Monday, October 13, 2008
Kailan (Chinese Broccoli) Stir Fry
Kailan is the common English name of this vegetable, derived from its Cantonese name Gailan. It is the Chinese Broccoli or Chinese Kale. A picture can be found here. This vegetable is widely eaten in Asia, particularly the Chinese. The Chinese believe it contains as much nutrients as the regular broccoli.
More often than not, the ones sold in the markets are "old and mature" leaves already. So, we often find this vegetable slightly bitter. The fresh young ones should be tender with a hint of sweetness. So when buying the Kailan, make sure the leaves bright green and are not drying up, and the stalks are still slender and yielding to the touch.
Just in case, you are only able to buy the mature ones, it is okay. Just cut away some of the "old" yellowing leaves. The remaining greens and stalks can still be eaten. Prepare the veggies by blanching them in hot boiling water. Drain, and it is now ready to cook.
The usual way of cooking Kailan is steaming them, or boiling or blanching them. Arrange the drained veggies on the serving platter and add some splashes of good quality oyster sauce and sesame oil.
However, on my latest trip to the supermarket, I found this:
Locally, it is called Saganid. These are little fishes, around an inch long, preserved in a salty brine solution and sold in bottles. I was sure these little fishes would be tasty and would be good in a vegetable stir-fry. So, I could not wait to try it!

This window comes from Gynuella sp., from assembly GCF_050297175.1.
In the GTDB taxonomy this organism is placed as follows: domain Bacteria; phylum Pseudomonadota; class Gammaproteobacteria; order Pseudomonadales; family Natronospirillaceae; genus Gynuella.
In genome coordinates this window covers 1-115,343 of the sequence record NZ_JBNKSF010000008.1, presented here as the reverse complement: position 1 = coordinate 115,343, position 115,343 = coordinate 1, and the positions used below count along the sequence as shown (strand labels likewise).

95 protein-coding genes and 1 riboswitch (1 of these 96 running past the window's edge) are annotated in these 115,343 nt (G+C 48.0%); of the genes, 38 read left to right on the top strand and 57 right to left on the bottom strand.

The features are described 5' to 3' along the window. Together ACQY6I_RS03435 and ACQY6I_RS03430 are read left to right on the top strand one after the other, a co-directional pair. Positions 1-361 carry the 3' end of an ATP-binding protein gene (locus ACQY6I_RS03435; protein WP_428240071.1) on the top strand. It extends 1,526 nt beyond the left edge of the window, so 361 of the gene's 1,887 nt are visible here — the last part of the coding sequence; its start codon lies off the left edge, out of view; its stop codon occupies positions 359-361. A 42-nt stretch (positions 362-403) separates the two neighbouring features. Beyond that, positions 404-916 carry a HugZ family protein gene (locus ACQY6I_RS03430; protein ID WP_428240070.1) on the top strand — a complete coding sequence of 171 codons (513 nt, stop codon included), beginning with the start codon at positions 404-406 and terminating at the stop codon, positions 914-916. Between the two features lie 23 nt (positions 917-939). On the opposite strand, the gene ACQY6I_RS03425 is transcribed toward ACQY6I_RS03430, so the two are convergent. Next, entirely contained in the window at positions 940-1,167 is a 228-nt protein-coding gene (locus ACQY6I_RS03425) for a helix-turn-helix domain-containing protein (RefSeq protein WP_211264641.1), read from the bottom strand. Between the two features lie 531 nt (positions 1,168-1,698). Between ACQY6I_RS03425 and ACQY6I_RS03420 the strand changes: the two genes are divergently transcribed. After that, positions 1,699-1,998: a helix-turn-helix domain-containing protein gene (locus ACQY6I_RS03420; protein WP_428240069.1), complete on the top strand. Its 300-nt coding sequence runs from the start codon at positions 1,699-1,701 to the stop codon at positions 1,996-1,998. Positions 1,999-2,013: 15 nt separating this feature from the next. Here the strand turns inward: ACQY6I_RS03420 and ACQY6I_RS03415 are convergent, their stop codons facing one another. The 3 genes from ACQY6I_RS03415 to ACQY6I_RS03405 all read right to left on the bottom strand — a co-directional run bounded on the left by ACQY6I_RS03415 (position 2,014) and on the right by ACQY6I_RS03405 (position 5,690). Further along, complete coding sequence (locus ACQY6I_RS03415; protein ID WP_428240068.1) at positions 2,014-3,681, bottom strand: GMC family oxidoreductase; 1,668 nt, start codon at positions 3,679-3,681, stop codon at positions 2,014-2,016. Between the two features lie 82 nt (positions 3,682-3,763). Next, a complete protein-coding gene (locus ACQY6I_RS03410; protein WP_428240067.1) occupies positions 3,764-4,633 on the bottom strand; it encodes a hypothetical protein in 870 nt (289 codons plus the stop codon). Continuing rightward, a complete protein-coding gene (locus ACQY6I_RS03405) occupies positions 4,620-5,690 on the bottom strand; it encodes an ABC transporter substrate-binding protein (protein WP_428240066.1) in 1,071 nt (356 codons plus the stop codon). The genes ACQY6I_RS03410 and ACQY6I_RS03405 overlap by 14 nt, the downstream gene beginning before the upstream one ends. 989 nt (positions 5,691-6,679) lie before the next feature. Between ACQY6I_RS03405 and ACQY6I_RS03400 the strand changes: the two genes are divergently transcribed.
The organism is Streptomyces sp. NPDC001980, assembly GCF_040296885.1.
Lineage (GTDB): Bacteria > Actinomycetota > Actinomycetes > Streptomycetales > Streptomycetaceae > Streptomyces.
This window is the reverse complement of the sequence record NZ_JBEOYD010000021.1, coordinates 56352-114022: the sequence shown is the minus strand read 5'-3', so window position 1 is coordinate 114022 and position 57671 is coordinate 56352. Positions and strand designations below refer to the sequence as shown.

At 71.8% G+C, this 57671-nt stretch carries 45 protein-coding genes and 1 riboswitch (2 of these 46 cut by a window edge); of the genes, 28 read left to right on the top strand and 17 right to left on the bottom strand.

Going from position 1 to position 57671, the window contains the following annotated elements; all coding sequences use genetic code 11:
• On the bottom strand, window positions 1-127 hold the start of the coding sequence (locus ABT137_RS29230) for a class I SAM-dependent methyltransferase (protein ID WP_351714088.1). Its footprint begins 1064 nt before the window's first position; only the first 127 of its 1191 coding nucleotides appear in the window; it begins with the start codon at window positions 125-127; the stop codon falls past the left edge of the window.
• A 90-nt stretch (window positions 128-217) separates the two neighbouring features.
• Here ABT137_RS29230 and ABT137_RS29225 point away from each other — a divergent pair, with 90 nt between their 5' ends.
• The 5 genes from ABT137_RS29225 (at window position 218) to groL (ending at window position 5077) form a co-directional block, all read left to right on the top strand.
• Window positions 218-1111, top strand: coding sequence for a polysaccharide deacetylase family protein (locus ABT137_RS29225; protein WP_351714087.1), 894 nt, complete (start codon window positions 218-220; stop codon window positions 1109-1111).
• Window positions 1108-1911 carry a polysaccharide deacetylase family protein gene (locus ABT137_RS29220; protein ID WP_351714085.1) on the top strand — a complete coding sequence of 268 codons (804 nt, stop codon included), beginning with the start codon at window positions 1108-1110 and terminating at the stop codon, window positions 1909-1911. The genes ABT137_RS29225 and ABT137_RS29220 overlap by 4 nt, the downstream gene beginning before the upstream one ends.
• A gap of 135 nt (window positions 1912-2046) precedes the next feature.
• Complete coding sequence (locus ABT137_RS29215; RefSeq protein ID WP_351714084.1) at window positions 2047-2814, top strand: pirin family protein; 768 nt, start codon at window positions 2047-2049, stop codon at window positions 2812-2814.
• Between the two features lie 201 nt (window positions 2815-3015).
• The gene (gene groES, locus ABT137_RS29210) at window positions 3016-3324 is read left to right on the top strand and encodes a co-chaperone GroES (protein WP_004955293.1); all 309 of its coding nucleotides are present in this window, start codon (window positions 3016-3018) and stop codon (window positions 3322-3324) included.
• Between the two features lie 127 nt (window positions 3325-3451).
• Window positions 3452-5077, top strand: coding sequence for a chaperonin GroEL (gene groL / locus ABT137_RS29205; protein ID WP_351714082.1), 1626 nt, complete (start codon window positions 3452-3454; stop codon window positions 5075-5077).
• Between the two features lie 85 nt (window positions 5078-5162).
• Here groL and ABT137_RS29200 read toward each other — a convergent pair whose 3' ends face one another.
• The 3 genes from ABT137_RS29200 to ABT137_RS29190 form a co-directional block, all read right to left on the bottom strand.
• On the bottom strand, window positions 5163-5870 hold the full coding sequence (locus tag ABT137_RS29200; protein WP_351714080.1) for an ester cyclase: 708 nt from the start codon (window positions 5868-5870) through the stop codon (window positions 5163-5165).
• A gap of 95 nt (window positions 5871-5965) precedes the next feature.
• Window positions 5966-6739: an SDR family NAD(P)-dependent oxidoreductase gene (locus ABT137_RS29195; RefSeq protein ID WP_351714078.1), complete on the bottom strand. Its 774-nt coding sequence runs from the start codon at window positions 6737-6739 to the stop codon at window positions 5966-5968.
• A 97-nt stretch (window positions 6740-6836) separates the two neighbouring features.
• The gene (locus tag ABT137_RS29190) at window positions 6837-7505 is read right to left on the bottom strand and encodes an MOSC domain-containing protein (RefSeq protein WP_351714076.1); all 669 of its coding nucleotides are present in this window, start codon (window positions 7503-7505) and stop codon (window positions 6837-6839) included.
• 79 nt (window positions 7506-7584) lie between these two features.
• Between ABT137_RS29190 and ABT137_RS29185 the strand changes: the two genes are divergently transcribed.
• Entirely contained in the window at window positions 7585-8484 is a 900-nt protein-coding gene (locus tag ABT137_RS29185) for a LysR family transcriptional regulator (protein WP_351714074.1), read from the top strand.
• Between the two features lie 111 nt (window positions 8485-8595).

350 gms Kailan (Chinese Brocolli), blanched in boiling water
4 T cooking oil (prefereably canola or peanut oil)
3 slices fresh ginger
4 T minced garlic
2 T Saganid fishes, mashed
salt and pepper to taste
1. Heat up the oil in a wok or cooking pan. Saute the ginger until fragrant. Saute garlic until fragrant but not burnt.
2. Add in the mashed fishies. Saute a bit. Add in the Kailan. Stir around to make sure all the leaves are flavored. Turn off heat soon after. Add salt and pepper to taste.
I realized that many people prefer to bake than to fry or stir fry. But believe me, stir-frying is a very easy way to cook. Not to mention, less cooking gas or electricity is used. All it needs is a very hot pan and a quick movements of the hands.
Try this easy recipe. It is both flavorful and healthy. If the preserved fishes are not available, rehydrated dried shrimps (hebi) or any ground meat and seafood can be good substitute. For a vegetarian stir-fry, you can also use the vegetarian oyster sauce for stir-frying.
Sharing this nutritious vegetable with the Weekend Herb Blogging Community, headed by kalyn of Kalyn's Kitchen. Weekend Herb Blogging is a world-wide food event that features herbs and unique vegetables and the dishes we prepare using these unique ingredients. It is fascinating to learn about many interesting produce available around the world! This week's host are Amy and Jonny from We Are Never Full. To see last week's delicious dishes, please check out the fabulous round-up done by Susan of The Well-Seasoned Cook.